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Greg F.

Old bow lapping

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Is old lapping of any use in id'ing bow origin?  This one has a German looking adjuster (no pins that I can see) and ferrule (if I've followed previous discussions correctly), but the octagonal part of the stick extends beyond the lengthy lapping and the slide is neatly pinned.  Any ideas? 

img478.thumb.jpg.a33d1e3fb01bc4e1cb4335aa3c168470.jpg

 

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The base of the adjuster is rounded, which I think indicates German. The rounded threads on the adjuster shaft look exactly like those on my Schuster bow so I’m thinking it’s German, but I know absolutely nothing and someone is going to come along behind me and laugh and point and then tell you what it really is.

The under slide is apparently nickel, but the rest of the metal looks like it is sterling silver. I’m not sure what that means, in the event I am correct.

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1 hour ago, PhilipKT said:

The base of the adjuster is rounded, which I think indicates German. The rounded threads on the adjuster shaft look exactly like those on my Schuster bow so I’m thinking it’s German, but I know absolutely nothing and someone is going to come along behind me and laugh and point and then tell you what it really is.

The under slide is apparently nickel, but the rest of the metal looks like it is sterling silver. I’m not sure what that means, in the event I am correct.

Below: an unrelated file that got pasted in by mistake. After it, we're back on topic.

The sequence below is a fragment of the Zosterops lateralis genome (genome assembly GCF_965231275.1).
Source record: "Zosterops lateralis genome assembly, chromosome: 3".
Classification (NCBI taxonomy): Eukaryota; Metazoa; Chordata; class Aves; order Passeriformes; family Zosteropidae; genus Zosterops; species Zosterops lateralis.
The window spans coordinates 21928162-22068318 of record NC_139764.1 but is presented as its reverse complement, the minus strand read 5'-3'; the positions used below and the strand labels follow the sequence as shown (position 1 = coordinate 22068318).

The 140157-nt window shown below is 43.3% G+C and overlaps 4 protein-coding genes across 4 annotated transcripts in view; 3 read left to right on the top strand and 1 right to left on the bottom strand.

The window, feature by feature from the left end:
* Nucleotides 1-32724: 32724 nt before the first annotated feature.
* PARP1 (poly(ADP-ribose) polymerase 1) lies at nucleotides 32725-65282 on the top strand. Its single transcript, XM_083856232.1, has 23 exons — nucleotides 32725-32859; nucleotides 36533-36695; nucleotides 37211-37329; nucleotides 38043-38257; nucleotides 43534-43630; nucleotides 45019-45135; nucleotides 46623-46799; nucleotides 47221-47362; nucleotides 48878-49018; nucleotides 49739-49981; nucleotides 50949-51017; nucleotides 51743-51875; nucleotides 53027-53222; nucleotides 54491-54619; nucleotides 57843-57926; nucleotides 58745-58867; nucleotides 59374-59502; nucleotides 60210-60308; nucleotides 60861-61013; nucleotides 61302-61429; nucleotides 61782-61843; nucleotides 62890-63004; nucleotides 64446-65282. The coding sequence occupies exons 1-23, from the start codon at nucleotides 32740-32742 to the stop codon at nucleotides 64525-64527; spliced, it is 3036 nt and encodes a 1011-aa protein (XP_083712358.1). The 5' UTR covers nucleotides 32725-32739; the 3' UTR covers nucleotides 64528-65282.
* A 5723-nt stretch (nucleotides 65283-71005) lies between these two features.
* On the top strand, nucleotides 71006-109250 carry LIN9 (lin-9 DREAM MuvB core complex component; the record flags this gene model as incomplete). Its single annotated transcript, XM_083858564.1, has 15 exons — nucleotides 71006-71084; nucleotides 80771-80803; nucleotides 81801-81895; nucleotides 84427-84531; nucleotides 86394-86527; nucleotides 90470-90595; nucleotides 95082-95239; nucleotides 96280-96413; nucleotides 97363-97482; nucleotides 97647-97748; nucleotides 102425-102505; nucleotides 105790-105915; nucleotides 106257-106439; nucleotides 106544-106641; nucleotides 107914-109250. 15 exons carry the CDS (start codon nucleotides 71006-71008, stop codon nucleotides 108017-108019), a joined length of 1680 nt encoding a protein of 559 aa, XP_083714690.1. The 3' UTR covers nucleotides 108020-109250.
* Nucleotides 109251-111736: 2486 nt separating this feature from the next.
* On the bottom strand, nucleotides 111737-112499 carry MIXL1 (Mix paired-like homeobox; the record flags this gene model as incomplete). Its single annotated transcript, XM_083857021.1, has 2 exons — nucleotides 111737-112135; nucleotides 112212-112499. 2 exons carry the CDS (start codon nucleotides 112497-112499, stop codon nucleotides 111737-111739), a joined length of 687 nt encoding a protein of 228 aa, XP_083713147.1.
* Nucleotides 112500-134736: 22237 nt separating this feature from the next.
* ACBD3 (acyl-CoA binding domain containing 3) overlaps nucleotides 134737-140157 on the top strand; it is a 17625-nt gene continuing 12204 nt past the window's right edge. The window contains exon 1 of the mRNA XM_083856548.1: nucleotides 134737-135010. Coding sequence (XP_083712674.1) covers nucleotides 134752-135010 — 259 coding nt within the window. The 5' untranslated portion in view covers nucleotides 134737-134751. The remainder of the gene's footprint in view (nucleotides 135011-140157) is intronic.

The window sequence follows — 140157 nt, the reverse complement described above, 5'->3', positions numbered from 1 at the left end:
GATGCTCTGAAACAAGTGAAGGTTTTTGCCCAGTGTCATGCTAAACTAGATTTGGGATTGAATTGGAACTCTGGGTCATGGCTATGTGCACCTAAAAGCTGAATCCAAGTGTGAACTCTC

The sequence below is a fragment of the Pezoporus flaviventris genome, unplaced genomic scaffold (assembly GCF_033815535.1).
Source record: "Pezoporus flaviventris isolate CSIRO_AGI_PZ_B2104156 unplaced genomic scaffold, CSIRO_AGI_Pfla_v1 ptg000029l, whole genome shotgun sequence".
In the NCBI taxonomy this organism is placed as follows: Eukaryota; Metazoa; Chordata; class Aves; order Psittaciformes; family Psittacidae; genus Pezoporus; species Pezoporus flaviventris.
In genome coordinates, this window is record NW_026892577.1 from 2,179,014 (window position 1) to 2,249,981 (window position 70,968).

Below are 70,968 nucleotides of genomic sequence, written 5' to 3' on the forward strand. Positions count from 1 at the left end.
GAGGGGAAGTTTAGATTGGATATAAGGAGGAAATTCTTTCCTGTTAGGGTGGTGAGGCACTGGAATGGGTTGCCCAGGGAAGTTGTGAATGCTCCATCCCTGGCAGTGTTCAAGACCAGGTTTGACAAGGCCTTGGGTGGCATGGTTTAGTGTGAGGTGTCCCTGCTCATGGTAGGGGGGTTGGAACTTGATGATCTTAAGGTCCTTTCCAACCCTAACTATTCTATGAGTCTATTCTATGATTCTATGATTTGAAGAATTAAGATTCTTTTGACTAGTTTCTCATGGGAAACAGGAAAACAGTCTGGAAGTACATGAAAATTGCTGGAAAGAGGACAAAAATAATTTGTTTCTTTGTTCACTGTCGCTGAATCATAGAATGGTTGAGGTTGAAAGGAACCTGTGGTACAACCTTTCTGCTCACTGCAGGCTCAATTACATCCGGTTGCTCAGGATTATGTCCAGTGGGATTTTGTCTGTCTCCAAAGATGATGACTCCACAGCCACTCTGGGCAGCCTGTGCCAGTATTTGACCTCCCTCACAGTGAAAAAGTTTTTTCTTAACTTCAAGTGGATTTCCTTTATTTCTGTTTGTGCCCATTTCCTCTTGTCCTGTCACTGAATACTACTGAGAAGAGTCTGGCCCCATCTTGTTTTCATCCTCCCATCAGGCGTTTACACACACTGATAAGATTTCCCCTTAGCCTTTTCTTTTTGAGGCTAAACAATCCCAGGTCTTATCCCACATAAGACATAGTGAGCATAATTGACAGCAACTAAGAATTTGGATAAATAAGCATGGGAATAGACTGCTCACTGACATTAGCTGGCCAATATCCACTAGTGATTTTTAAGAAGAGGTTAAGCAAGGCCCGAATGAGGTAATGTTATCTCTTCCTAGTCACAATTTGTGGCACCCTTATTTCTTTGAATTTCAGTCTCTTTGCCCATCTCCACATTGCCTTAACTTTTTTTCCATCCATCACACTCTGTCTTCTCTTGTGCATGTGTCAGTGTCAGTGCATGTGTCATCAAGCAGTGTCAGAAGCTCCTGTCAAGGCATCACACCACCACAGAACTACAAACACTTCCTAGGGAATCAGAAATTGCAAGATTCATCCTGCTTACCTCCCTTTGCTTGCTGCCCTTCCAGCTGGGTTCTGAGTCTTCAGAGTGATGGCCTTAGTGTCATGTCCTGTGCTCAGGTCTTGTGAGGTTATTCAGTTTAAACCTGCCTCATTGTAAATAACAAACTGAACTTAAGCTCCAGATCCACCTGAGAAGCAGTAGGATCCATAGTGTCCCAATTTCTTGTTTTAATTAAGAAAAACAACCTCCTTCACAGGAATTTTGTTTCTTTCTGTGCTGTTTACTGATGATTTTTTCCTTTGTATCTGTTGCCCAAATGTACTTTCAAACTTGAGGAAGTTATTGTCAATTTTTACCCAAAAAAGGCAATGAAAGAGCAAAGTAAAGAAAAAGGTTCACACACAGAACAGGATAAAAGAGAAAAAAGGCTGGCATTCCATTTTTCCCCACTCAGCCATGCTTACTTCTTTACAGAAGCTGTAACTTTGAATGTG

Thanks for your input.  I'm just trying to learn more about old bows.

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On 2/3/2019 at 3:36 PM, Greg F. said:

I vaguely recall discussion about the width of the eye screw mortice often being different for bows of different origin.  Is this true?

That's a very general rule - neatly german made bows have often a mortice of exactly the same width as the facette, french often wider, but there are many exceptions.

The long octogonal section at otherwise round sticks is a french feature, but very early copied in Markneukirche bows, too, as well as the tapered pearl slide. Like often, many boxes to tick.;)

The OP bow looks IMO like a well made Markneukirchen made bow roughly 2nd half of or late 19th century, fully silver mounted (incl. underslide). Usually it's hard to pin it down to a particular maker, because there were so many.

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1 hour ago, Blank face said:

That's a very general rule - neatly german made bows 

The OP bow looks IMO like a well made Markneukirchen made bow roughly 2nd half of or late 19th century, fully silver mounted (incl. underslide). Usually it's hard to pin it down to a particular maker, because there were so many.

Are you sure the under slide is also silver? It looks as if it is tarnished in the way that nickel would tarnish, the rest of the metal looks like silver and it is merely oxidized, but this under slide looks different

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The green-greyish tarnishing at the silver underslides is usually caused by the eyelet, and some rust of the iron thread. The deep black colour at the edges here seems to indicate that the slide is silver, too, as I would expect it usually.

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30 minutes ago, Blank face said: